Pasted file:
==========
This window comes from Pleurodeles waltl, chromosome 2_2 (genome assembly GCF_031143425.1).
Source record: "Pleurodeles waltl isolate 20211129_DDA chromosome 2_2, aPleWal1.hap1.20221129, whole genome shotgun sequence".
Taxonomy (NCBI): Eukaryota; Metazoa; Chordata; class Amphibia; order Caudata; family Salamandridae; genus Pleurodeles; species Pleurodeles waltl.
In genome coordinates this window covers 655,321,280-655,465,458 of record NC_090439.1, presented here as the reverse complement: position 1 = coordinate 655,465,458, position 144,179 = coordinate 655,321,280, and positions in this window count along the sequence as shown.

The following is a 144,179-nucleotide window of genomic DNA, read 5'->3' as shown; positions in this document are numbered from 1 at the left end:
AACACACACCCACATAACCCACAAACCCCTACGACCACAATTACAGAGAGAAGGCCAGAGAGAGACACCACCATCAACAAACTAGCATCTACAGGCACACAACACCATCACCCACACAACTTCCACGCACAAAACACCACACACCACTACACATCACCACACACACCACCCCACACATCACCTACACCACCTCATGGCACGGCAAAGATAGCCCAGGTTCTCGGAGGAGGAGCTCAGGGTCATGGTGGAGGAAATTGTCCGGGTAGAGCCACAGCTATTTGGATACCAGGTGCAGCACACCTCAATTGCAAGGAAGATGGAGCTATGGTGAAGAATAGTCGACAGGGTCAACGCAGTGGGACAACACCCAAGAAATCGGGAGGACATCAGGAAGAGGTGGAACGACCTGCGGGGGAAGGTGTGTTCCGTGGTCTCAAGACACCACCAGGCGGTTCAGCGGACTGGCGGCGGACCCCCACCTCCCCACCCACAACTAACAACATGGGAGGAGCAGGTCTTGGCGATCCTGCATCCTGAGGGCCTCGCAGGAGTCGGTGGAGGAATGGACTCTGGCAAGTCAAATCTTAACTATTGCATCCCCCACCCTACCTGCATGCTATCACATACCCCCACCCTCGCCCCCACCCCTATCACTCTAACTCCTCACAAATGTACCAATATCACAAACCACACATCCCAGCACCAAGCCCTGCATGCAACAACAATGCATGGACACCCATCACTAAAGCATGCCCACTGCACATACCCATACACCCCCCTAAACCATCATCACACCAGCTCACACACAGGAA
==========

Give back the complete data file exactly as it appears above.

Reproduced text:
This window comes from Pleurodeles waltl, chromosome 2_2 (genome assembly GCF_031143425.1).
Source record: "Pleurodeles waltl isolate 20211129_DDA chromosome 2_2, aPleWal1.hap1.20221129, whole genome shotgun sequence".
Taxonomy (NCBI): Eukaryota; Metazoa; Chordata; class Amphibia; order Caudata; family Salamandridae; genus Pleurodeles; species Pleurodeles waltl.
In genome coordinates this window covers 655,321,280-655,465,458 of record NC_090439.1, presented here as the reverse complement: position 1 = coordinate 655,465,458, position 144,179 = coordinate 655,321,280, and positions in this window count along the sequence as shown.

The following is a 144,179-nucleotide window of genomic DNA, read 5'->3' as shown; positions in this document are numbered from 1 at the left end:
AACACACACCCACATAACCCACAAACCCCTACGACCACAATTACAGAGAGAAGGCCAGAGAGAGACACCACCATCAACAAACTAGCATCTACAGGCACACAACACCATCACCCACACAACTTCCACGCACAAAACACCACACACCACTACACATCACCACACACACCACCCCACACATCACCTACACCACCTCATGGCACGGCAAAGATAGCCCAGGTTCTCGGAGGAGGAGCTCAGGGTCATGGTGGAGGAAATTGTCCGGGTAGAGCCACAGCTATTTGGATACCAGGTGCAGCACACCTCAATTGCAAGGAAGATGGAGCTATGGTGAAGAATAGTCGACAGGGTCAACGCAGTGGGACAACACCCAAGAAATCGGGAGGACATCAGGAAGAGGTGGAACGACCTGCGGGGGAAGGTGTGTTCCGTGGTCTCAAGACACCACCAGGCGGTTCAGCGGACTGGCGGCGGACCCCCACCTCCCCACCCACAACTAACAACATGGGAGGAGCAGGTCTTGGCGATCCTGCATCCTGAGGGCCTCGCAGGAGTCGGTGGAGGAATGGACTCTGGCAAGTCAAATCTTAACTATTGCATCCCCCACCCTACCTGCATGCTATCACATACCCCCACCCTCGCCCCCACCCCTATCACTCTAACTCCTCACAAATGTACCAATATCACAAACCACACATCCCAGCACCAAGCCCTGCATGCAACAACAATGCATGGACACCCATCACTAAAGCATGCCCACTGCACATACCCATACACCCCCCTAAACCATCATCACACCAGCTCACACACAGGAA